Re-transfusion of salvaged washed red cells improves clot formation in pigs as measured by rotational thrombelastometry (ROTEM®)

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Background and objective

Patients exhibiting considerable blood loss are prone to develop dilutional coagulopathy following volume supply. In such patients, in addition to transfusing stored blood components, cell saver systems are used to minimize allogeneic transfusion. Since red cell transfusion might influence the haemostatic system by further dilution, we investigated the effects of re-transfusion of salvaged washed red blood cells on the haemostatic process in an animal model of controlled haemorrhage using rotational thrombelastometry (ROTEM®; Pentapharm Co., Munich, Germany).


Anaesthetized pigs (n = 20) developed coagulopathy following haemorrhagic shock (withdrawal of 66% of estimated blood volume) and volume resuscitation with 6% hydroxyethyl starch 130/0.4. The shed blood was processed in a Cellsaver device (CATS ®; Fresenius AG, Bad Homburg, Germany), and the resulting salvaged red blood cells were re-transfused. ROTEM assays were performed at baseline, after blood loss, after volume resuscitation and following re-transfusion of salvaged red blood cells.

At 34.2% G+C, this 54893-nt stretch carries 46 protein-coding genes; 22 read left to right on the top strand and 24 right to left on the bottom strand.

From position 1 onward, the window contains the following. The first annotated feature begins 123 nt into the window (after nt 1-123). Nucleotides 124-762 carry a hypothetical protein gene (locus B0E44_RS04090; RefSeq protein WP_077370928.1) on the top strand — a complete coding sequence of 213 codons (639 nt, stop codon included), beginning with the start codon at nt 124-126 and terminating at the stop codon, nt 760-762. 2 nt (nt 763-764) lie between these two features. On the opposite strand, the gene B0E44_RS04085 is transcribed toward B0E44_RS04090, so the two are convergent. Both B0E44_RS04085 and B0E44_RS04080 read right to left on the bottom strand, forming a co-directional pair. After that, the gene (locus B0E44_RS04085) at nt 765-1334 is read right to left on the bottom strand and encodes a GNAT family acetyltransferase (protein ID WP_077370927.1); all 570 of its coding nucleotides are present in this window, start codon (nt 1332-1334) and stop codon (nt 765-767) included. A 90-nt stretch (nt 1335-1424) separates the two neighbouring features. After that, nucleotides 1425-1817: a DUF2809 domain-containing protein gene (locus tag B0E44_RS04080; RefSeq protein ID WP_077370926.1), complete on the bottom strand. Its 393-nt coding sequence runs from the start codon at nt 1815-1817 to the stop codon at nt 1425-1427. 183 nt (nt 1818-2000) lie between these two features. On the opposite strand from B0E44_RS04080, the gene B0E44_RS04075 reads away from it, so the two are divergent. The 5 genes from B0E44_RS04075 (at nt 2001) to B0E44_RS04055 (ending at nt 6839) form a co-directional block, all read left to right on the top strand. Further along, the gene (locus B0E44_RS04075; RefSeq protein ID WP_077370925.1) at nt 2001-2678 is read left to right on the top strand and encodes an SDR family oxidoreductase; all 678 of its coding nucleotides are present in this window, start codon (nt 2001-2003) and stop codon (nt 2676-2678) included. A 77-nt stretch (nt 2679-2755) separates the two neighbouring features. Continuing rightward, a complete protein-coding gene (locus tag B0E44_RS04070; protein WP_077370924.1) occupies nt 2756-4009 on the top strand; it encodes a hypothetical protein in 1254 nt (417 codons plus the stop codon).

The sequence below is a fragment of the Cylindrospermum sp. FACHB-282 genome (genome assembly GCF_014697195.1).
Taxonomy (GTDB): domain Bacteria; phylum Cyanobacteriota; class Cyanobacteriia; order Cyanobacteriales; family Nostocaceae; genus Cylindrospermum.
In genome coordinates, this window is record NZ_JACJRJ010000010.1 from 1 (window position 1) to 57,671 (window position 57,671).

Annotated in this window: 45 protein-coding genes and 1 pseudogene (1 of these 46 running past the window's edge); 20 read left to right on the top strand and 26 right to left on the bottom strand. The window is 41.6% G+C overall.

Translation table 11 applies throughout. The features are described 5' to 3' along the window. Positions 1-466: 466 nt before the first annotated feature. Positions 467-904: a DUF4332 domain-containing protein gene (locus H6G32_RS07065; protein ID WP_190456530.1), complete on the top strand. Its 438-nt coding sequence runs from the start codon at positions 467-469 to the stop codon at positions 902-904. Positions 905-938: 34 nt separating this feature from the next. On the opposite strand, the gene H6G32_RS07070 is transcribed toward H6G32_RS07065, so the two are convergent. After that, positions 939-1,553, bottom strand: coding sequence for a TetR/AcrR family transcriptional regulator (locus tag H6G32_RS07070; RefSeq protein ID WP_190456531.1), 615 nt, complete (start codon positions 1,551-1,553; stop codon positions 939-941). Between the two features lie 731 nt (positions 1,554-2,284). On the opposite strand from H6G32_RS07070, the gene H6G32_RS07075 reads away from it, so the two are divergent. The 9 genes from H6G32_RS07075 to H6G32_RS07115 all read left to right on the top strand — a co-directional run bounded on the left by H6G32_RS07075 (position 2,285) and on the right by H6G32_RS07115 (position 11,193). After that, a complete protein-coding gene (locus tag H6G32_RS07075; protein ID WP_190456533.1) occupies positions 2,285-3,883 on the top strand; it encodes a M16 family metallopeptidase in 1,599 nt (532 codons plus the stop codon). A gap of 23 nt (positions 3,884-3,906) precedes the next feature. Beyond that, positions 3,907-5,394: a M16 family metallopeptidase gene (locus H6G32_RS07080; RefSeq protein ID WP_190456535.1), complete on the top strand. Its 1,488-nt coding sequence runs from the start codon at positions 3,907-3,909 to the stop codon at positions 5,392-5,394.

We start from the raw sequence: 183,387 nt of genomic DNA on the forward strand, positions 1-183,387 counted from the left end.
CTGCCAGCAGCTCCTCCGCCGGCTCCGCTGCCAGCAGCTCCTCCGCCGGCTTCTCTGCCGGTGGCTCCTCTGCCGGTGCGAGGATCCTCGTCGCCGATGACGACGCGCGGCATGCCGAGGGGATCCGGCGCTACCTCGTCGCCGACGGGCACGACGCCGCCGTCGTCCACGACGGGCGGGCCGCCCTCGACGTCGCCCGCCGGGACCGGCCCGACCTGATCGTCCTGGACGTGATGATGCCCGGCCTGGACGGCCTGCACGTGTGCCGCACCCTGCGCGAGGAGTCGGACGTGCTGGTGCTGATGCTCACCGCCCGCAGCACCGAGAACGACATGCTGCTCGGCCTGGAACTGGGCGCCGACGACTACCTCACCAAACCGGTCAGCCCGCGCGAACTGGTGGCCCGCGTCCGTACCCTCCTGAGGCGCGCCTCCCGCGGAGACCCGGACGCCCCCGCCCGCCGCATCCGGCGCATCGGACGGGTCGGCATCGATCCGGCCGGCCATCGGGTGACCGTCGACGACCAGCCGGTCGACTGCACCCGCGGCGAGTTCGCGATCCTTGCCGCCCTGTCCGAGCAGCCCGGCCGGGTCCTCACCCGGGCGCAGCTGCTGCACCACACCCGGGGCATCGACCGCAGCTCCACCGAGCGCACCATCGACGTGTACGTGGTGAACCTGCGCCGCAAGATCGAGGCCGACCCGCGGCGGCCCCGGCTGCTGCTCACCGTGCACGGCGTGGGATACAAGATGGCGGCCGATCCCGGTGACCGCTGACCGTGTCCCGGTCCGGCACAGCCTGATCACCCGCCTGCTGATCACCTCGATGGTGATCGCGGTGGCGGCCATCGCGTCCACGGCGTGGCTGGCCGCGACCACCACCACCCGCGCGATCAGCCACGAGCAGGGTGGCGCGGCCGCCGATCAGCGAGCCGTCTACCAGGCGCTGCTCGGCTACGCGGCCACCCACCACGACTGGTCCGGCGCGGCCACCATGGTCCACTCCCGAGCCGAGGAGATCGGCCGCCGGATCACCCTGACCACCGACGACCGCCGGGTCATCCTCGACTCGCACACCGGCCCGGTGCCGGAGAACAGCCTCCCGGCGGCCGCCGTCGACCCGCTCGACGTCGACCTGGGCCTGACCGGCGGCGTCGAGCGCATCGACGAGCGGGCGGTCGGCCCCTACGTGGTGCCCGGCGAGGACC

As compared with baseline, blood loss and subsequent volume resuscitation resulted in significantly increased median values of clotting time (CT: 47.0, 5 .3 and 103.5 s), and clot formation time (CFT: 36.0, 40.0 and 186.0 s), whigggle maximum clot firmness decreased (MCF: 72.0, 68.5 and 39.5 mm). After re-transfusion of salvaged red blood cells (805 ± 175 mL) all these parameters improved (CT: 80.5 s; P = 0.05, CFT: 144.0 s; P = 0.0008, MCF: 42.0 mm; P = 0.0019) although baseline values were not reached.


In the case of extreme isovolaemic haemodilution, increasing the circulating red cell mass by re-transfusing salvaged red blood cells did not worsen the findings of dilutional coagulopathy but interestingly, at least partially, improves the clot formation process.

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